vulnerable because of brain immaturity. The good news is that they are usually not associated with negative health consequences and disappear as a child matures.
Trying to awaken a “parasomniac in action” - especially by shaking or shouting - can sometimes trigger an irritable, aggressive or violent response. Therefore, gently redirect the person back to bed by guiding him or her by the elbow and speaking softly.
Door alarms can help by awakening a person during an episode. Also, a person who suffers from parasomnias should not sleep on a top bunk, or next to a window. It is important to remove sharp objects from the bedside area and to be sure roommates and household members are aware of the problem and what to do about it.
Many people who suffer with parasomnias see an improvement in their symptoms simply by improving their sleep habits. Good sleep habits include keeping a regular sleep schedule, managing stress, having a relaxing bedtime routine, and getting enough sleep. There are also drug therapies that are used to control symptoms.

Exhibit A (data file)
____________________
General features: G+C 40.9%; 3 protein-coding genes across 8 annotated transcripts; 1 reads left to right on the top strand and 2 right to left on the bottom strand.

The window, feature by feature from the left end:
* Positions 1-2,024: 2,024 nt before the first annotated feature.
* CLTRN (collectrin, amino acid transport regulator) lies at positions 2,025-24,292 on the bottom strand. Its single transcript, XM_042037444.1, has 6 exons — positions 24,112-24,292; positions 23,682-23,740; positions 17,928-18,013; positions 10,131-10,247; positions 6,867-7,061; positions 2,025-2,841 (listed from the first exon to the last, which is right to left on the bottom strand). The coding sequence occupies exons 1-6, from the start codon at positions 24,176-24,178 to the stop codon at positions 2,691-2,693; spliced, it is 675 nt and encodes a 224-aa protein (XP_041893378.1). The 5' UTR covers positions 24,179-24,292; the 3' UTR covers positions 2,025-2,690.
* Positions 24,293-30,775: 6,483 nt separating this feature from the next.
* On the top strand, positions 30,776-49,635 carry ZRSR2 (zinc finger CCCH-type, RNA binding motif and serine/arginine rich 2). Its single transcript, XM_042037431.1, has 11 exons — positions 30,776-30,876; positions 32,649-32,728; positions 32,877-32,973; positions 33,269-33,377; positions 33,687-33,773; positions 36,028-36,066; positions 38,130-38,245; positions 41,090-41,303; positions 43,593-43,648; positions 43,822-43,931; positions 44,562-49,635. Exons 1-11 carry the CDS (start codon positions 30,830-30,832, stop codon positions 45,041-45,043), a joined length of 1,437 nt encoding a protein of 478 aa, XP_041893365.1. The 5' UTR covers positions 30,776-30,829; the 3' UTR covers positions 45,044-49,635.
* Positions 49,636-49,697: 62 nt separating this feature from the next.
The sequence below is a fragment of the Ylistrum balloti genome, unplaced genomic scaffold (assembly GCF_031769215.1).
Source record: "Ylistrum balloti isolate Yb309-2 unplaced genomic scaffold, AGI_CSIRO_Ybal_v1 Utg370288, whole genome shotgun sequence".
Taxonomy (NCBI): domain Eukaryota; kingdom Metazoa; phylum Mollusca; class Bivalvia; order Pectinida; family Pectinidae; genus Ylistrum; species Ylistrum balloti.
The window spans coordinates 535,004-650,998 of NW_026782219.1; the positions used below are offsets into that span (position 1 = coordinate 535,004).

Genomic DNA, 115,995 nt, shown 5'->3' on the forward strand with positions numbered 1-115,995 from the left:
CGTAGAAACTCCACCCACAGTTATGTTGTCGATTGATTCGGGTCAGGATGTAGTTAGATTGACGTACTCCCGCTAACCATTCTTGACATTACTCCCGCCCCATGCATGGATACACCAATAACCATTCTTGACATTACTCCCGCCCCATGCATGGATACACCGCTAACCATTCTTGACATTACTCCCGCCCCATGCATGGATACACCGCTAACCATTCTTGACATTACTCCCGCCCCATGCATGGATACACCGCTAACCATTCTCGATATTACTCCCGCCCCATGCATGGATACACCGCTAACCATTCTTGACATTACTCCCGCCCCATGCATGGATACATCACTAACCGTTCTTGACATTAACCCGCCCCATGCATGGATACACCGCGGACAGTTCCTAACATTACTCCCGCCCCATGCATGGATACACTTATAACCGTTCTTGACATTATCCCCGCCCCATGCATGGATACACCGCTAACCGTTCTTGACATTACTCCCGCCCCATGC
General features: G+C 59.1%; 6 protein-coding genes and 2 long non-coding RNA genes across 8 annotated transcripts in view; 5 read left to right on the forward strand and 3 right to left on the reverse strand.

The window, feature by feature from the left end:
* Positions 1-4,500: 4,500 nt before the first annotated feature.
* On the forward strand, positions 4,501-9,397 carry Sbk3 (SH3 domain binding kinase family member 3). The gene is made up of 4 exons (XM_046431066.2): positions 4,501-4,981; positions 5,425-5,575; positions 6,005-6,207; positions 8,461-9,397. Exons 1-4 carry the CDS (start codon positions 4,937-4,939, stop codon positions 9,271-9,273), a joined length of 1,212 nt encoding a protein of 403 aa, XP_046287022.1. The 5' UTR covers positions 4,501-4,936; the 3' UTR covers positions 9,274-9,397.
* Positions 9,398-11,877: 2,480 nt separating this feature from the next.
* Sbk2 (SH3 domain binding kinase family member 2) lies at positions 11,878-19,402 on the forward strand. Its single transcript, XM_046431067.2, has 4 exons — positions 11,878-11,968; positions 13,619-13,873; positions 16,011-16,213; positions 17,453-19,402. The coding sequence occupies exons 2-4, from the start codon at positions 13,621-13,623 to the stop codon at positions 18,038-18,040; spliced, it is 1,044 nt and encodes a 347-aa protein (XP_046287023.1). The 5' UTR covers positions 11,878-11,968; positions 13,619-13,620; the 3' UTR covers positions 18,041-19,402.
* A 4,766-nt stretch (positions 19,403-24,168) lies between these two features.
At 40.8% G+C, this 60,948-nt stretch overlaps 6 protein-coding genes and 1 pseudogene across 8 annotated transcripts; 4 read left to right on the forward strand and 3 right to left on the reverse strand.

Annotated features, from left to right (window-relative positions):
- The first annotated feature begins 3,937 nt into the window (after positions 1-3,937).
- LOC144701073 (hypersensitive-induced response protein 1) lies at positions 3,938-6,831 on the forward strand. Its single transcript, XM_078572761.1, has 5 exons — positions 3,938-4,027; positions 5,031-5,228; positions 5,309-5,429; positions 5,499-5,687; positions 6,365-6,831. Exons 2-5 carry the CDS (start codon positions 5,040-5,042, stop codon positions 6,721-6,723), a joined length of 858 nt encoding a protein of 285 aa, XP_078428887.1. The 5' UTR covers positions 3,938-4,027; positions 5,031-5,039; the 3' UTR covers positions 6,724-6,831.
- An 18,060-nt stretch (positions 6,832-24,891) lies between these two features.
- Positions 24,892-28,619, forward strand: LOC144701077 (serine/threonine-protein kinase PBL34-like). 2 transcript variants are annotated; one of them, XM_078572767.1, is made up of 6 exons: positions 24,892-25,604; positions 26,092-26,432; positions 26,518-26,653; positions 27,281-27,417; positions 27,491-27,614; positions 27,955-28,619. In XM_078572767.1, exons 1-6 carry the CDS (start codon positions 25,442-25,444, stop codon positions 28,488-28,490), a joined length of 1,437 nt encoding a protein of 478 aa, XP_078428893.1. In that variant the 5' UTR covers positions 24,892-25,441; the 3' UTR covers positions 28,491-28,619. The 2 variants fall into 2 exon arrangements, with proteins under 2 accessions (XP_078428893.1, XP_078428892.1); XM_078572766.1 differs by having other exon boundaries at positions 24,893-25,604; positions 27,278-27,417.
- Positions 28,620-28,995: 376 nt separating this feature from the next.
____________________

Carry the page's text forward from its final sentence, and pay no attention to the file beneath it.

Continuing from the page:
A person should seek treatment whenever there is risk for injury to oneself or another person from the parasomnia. It is also important to seek treatment if the parasomnia disrupts a person's own sleep or the sleep of the bed partner or roommate, of if there is distress about the symptoms (e.g., nightmares), or if the frequency is quite high or escalating. An overnight sleep lab study may be needed.
It is important to keep in mind that no matter how weird, bizarre, or violent the behavior, a parasomnia is rarely linked with a psychiatric disorder. However, people who suffer from parasomnias may endure ridicule, confusion, and/or shame about their symptoms. In addition, bed partners, family members, and roommates may suffer sleep loss as a result of the parasomnia. In many cases, seeking help from a therapist or support group